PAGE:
New figures from Statistics New Zealand have shown that the local craft beer scene has tripled in size over the last five years. This rise was partly offset by a fall in lower-strength beers available to the domestic market in 2018. As a result, the overall amount of beer available in 2018 was only up 1.4 percent, recovering from a 1.2 percent fall the previous year, indicating a near-flat market over two years.
“The volume of high-strength beer rose for the fifth year in a row in 2018,” international statistics manager Tehseen Islam said. “This volume increase partly reflects the rising popularity of craft beers.”
The volume of high-strength beer reached 35 million litres in 2018, accounting for more than 10 percent of all beer available. Beer with an alcohol content from 4.35 percent to 5 percent also rose, up 5.5 percent. In contrast, traditional mid-strength and low-strength beer volumes both fell in 2018, down 7.3 percent and 6.1 percent respectively from the previous year.
Of the total volume of beer available for consumption in New Zealand, 83 percent was made in New Zealand and 17 percent imported.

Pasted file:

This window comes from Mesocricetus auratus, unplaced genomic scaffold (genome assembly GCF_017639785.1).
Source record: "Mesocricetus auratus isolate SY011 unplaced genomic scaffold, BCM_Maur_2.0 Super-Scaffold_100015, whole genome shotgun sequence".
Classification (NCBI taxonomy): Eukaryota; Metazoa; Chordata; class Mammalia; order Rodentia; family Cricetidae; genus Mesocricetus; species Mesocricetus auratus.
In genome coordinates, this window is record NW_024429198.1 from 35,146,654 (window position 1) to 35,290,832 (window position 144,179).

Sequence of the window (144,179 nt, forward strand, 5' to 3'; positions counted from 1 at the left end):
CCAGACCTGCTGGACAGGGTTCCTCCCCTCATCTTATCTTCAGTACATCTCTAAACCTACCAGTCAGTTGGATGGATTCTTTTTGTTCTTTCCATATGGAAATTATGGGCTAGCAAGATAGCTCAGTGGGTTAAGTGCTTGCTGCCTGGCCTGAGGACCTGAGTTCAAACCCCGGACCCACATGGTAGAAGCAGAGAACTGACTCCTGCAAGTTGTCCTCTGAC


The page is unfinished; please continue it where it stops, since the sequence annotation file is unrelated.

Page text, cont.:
Spirits and spirt-based drinks (such as ready-to-drink (RTD) beverages) are among the fastest growing sectors in the alcoholic drinks market. The total volume of spirits (including spirit-based drinks such as RTDs) rose 4.9 percent, following similar rises in each of the previous three years. The volume of traditional spirits (such as whisky, gin, and vodka) rose 5.5 percent from 2017, and the volume of spirit-based drinks rose 4.8 percent.
The total volume of wine available to the domestic market fell 1.3 percent in 2018, following a rise of 1.5 percent in 2017. The volume of wine made from grapes fell 2.6 percent in 2018. In contrast, wine made from other fruit and vegetables (mostly cider) rose 5.9 percent on 2017.
The total volume of alcohol in alcoholic beverages available for consumption, expressed as the number of standard drinks available per person a day, was little changed in 2018 – down 0.6 percent to the second-lowest level in the last 18 years. In 2018, there was enough alcohol for each adult New Zealander to drink the equivalent of 2.0 standard drinks a day, down from a recent peak of 2.2 in 2010.
“In 2010, the average adult would have had about 800 standard drinks available to consume. By 2018, that was down to about 730 a year,” Islam said.
Statistics New Zealand compiles alcohol statistics from figures on alcoholic beverages produced for local consumption, on which duty is paid, and imports less re-exports. The statistics provide information on the volume of alcoholic beverages released to the domestic market, and therefore what is available for consumption, rather than actual consumption. The statistics for alcohol available per head of population are based on the quarterly estimates of resident population.